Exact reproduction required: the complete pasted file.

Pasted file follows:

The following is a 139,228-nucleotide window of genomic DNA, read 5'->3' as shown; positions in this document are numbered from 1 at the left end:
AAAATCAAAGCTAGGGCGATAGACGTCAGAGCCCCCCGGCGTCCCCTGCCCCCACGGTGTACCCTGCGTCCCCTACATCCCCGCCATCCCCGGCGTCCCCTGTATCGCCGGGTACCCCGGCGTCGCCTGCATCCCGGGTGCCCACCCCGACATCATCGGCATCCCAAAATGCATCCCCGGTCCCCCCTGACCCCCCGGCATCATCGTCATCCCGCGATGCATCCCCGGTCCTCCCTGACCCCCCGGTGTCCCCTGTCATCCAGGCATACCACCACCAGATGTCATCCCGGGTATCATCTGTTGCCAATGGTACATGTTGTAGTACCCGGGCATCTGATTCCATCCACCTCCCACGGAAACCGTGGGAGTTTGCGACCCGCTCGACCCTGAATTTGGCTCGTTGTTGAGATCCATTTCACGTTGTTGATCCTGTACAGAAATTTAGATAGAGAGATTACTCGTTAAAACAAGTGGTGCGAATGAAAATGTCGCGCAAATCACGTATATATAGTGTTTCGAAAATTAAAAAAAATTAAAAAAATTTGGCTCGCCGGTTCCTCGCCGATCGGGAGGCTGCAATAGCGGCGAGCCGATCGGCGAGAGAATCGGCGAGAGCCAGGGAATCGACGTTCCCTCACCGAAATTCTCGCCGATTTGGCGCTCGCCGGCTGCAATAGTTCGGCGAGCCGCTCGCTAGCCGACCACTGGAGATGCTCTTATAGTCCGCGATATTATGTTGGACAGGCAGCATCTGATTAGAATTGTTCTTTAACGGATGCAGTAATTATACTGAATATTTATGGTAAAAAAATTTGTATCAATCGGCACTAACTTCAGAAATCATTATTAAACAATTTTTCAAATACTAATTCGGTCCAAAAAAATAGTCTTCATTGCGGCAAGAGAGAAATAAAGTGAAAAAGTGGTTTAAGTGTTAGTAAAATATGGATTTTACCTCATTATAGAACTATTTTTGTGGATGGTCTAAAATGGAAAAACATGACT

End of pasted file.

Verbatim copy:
The following is a 139,228-nucleotide window of genomic DNA, read 5'->3' as shown; positions in this document are numbered from 1 at the left end:
AAAATCAAAGCTAGGGCGATAGACGTCAGAGCCCCCCGGCGTCCCCTGCCCCCACGGTGTACCCTGCGTCCCCTACATCCCCGCCATCCCCGGCGTCCCCTGTATCGCCGGGTACCCCGGCGTCGCCTGCATCCCGGGTGCCCACCCCGACATCATCGGCATCCCAAAATGCATCCCCGGTCCCCCCTGACCCCCCGGCATCATCGTCATCCCGCGATGCATCCCCGGTCCTCCCTGACCCCCCGGTGTCCCCTGTCATCCAGGCATACCACCACCAGATGTCATCCCGGGTATCATCTGTTGCCAATGGTACATGTTGTAGTACCCGGGCATCTGATTCCATCCACCTCCCACGGAAACCGTGGGAGTTTGCGACCCGCTCGACCCTGAATTTGGCTCGTTGTTGAGATCCATTTCACGTTGTTGATCCTGTACAGAAATTTAGATAGAGAGATTACTCGTTAAAACAAGTGGTGCGAATGAAAATGTCGCGCAAATCACGTATATATAGTGTTTCGAAAATTAAAAAAAATTAAAAAAATTTGGCTCGCCGGTTCCTCGCCGATCGGGAGGCTGCAATAGCGGCGAGCCGATCGGCGAGAGAATCGGCGAGAGCCAGGGAATCGACGTTCCCTCACCGAAATTCTCGCCGATTTGGCGCTCGCCGGCTGCAATAGTTCGGCGAGCCGCTCGCTAGCCGACCACTGGAGATGCTCTTATAGTCCGCGATATTATGTTGGACAGGCAGCATCTGATTAGAATTGTTCTTTAACGGATGCAGTAATTATACTGAATATTTATGGTAAAAAAATTTGTATCAATCGGCACTAACTTCAGAAATCATTATTAAACAATTTTTCAAATACTAATTCGGTCCAAAAAAATAGTCTTCATTGCGGCAAGAGAGAAATAAAGTGAAAAAGTGGTTTAAGTGTTAGTAAAATATGGATTTTACCTCATTATAGAACTATTTTTGTGGATGGTCTAAAATGGAAAAACATGACT